LAKESIDE LITTLE THEATER – 50th Jubilee Season!


50th Jubilee Season!

By Michael Warren


Lakeside boasts the oldest English-speaking theater in Mexico. Back in the 50’s, a group of variously talented people living in Chapala, finding nothing to do but drink and have cocktail parties (often three or four a day), decided they would put on a play. One of the most talented of this group was Betty Kuzell, and she wrote a musical play From Kokomo to Mexico about her travels and the lives of her friends. Kokomo was such a hit that in no time a full-scale organization of actors, directors and other theater professionals was formed –they had a lot of fun doing plays, and incidentally the plays prevented them from drinking themselves to death.

placa-lltThe Old Train Station was available and became their first home. After the Government of Jalisco acquired the site, they had to give it up and moved briefly to the Spa area in San Juan Cosala, and then to the Real de Chapala hotel. Finally, in 1965, the Lakeside Little Theatre was officially formed with Betty Kuzell as the first President of the fledgling organization. They started out in the Chula Vista clubhouse with an original production of The Saddlebag Saloon. The ticket price was 100 pesos (at that time, about three dollars).

Richard-Vath-and-JoyceThis is where the story really begins. Some years later, a few alumni from the famous Pasadena Playhouse in California retired to this area, and set to work gathering funds for a permanent theatrical home. Members of the fund-raising committee were, among others, Joyce and Richard Vath, Tod Jonson and Ektor Carranza, and Oakhill School director Wayne Palfrey and his wife Dale. Through Wayne’s numerous connections, the land on which the theater now stands was acquired as a donation from Ricardo O’Rourke of Lloyd Investments. By 1986, enough money had been raised to commence building and Jack Bateman, an architect, took charge of the project. The grand opening of the current theater took place at the beginning of 1988 with a production of Don’t Drink The Water directed by Rocky Karns. Rocky had been a prominent character actor in Hollywood, and had strong roles in movies now considered classics, The Caine Mutiny and It’s a Wonderful Life.

old-postersThere have been so many great shows over the past 50 years that it’s hard to pick out what to mention.  Here are a few names from those early years: Richard Varno (co-starred with Greta Garbo in one or two movies); Kate Karns (one of 12 starlets at Paramount Studios); Albert and Angela Rouse (from the British theatre – she was President of LLT for several years); Joyce Vath (a professional actress who appeared in more than 30 LLT plays); Richard Vath (Pasadena Playhouse President, with more than 20 movies and TV episodes to his credit)- Richard directed more than two dozen plays for LLT; Tod Jonson, in 23 plays, directed five; BJ Byrne, an actress who had a continuing role on the NBC TV program The Donna Reed Show; Alejandro Grattan (screenwriter/director) whose last movie, Only Once in a Lifetime had premiered at the Kennedy Center in Washington, D.C.; Barbara Clippinger, a featured dancer on the old Jackie Gleason Show; Norma Lyerly (actress from Hollywood); Gerda Kelly (runway model for Chanel); Ruth Netherton (directed 23 plays); Mickey Church, a great character actress who appeared in many LLT plays; Don Holliday, who had done plays in London’s West End (and was a decorated Spitfire pilot during the Battle of Britain in WW2); and finally the late Anya Flesh (choreographer and dancer) .For many years Anya and Richard Vath were the two most outstanding LLT directors. Prior to coming to Lakeside, Vath had worked for the prestigious Nederlander Organization, directing plays in its theaters all over the United States.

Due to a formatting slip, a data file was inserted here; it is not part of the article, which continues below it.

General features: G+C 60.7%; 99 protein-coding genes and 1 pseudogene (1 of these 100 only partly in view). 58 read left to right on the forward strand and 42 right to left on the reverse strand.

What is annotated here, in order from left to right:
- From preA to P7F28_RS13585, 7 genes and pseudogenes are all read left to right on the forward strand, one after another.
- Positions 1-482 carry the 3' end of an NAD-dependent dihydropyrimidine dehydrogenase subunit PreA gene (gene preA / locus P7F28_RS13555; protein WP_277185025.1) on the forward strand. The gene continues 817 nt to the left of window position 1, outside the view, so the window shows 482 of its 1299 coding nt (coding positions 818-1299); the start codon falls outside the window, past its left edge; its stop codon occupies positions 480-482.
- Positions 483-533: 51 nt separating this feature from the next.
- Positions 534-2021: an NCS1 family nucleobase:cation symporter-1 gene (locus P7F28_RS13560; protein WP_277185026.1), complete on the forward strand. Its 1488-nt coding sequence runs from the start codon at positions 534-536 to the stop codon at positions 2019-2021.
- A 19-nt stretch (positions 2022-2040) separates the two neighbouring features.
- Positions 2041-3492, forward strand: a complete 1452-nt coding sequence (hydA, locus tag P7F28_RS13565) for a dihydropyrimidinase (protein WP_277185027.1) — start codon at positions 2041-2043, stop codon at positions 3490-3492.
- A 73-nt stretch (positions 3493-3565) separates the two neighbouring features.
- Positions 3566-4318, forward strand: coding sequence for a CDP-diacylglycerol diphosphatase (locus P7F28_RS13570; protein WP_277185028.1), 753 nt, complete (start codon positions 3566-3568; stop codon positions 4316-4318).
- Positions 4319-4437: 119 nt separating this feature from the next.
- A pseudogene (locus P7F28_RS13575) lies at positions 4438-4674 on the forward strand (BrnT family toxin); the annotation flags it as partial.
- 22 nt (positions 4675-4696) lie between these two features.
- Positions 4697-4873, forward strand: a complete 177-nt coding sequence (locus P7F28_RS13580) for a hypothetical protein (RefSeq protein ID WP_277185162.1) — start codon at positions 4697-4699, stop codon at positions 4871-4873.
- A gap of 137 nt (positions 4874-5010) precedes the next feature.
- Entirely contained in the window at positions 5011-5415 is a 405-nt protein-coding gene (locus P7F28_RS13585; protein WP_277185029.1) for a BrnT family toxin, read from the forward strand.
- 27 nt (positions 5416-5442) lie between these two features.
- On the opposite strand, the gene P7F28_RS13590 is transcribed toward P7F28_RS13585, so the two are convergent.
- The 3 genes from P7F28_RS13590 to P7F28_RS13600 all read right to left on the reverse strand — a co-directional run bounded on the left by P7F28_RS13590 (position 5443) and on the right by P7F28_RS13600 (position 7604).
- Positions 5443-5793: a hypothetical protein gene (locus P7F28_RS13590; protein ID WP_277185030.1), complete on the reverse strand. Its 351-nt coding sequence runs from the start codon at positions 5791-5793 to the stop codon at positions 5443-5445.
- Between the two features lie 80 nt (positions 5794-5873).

anya-fleshAnya created no less than 12 musicals from 1999 through 2008 that were truly vibrant and entertaining. In her 2008 obituary in the New York Herald-Tribune, the writer says “Flesh prided herself on originality. As a young red-headed dancer named Anya Lee, she had worked with famed choreographer Agnes DeMille, who staged some touring productions of her Broadway musicals. But when Flesh choreographed those shows for amateur theaters, she put her own stamp on the productions.” Particularly memorable were her powerful Lakeside productions of Cabaret, Quilters and The Miracle Worker, this last with Cindy Paul in a tour-de-force performance as “Annie Sullivan.”

todTod Jonson and Ektor Carranza created 51 sets over a 25-year association with the Lakeside Little Theatre. And there have been many others over the years, contributing their time and skills, both backstage and onstage. It’s a volunteer effort – no one is paid.  After the relatively primitive early beginnings, we come to where we are today, with recent notable improvements to the building and sound equipment, an investment in solar electricity and a revolving stage! It’s a splendid place with 112 seats, a theater that any community group in any country would be proud to have.  Lakeside Little Theatre continues to provide drama and entertainment in a 50-year tradition in what has to be a most unusual fishing village in the entire world.

Of course there are a number of talented individuals who now contribute to LLT’s continuing reputation, both on-and off-stage. When El Ojo del Lago comes to write the 75th anniversary article, there will be many new names and sterling achievements to be added to the honor roll.

 (Many thanks to Tod Jonson for his assistance and amazing memory!)



Dracula, Tale of the Nosferatu’,  Nov 1993
 directed by Richard Vath


Dracula, Tale of the Nosferatu’,  Nov 1993
 directed by Richard Vath 

plays 50

The Season 50 lineup of shows


Rocky Karns and Liz White:
 ‘Sauce for the Goose’, Oct 1997


For more information about Lake Chapala visit:

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